What Should You Ask Your Doctor About Gastrointestinal Stromal Tumors?

As you cope with cancer and cancer treatment, we encourage you to talk openly with your doctor, nurse, and cancer care team. You should feel free to ask any question that’s on your mind, no matter how small it might seem. Here are some questions you might want to ask. Be sure to add your own questions as you think of them. Nurses, social workers, and other members of the treatment team may also be able to answer many of your questions. You can find more information about communicating with your health care team in Talking With Your Doctor.

  • Where is my tumor located? How big is it?
  • How likely is this tumor to grow or spread quickly?
  • Has my tumor spread beyond where it started?
  • What is the stage of my cancer, and what does that mean?
  • Will I need other tests before we can decide on treatment?
  • Will I need to see other doctors ?
  • How much experience do you have treating this type of cancer?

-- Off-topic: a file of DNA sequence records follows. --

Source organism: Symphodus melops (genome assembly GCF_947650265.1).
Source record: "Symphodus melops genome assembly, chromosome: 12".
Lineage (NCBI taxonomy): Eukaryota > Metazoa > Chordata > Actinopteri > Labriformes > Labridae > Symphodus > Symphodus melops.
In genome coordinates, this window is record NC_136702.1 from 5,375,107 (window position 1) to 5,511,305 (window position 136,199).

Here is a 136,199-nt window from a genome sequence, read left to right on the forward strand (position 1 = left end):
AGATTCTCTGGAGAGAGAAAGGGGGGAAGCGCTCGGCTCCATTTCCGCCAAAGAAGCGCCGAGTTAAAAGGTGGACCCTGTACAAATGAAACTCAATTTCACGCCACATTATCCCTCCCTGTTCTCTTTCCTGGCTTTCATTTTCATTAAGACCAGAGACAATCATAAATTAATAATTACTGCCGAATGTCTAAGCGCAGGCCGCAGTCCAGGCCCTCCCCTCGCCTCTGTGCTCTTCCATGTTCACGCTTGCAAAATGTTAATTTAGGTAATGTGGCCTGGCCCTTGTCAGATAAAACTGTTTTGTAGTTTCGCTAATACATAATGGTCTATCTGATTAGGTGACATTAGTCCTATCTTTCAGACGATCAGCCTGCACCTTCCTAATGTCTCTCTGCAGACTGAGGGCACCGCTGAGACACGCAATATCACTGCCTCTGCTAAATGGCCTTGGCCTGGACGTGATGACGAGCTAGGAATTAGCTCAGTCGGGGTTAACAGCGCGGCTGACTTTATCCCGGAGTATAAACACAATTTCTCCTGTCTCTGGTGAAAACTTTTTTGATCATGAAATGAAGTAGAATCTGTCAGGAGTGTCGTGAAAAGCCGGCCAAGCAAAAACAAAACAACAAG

• What are my treatment choices ?
  • What do you recommend? Why?
  • What’s the goal of the treatment?
  • What are the chances my cancer can be cured with treatment?
  • How quickly do we need to decide on treatment?
  • What should I do to be ready for treatment?
  • How long will treatment last? What will it be like? Where will it be done?
  • What risks or side effects I should expect? How long are they likely to last?
  • How will treatment affect my daily activities?
  • What will we do if the treatment doesn’t work or if the cancer recurs?
  • Will my insurance plan pay for the cost of all of the recommended treatments?
  • What type of follow-up will I need after treatment?
  • Where can I find more information and support?

Along with these sample questions, be sure to write down some of your own. For instance, you might want more information about second opinions or about clinical trials for which you may qualify.

The American Cancer Society medical and editorial content team
Our team is made up of doctors and master’s-prepared nurses with deep knowledge of cancer care as well as journalists, editors, and translators with extensive experience in medical writing.

Last Medical Review: April 4, 2014 Last Revised: February 8, 2016

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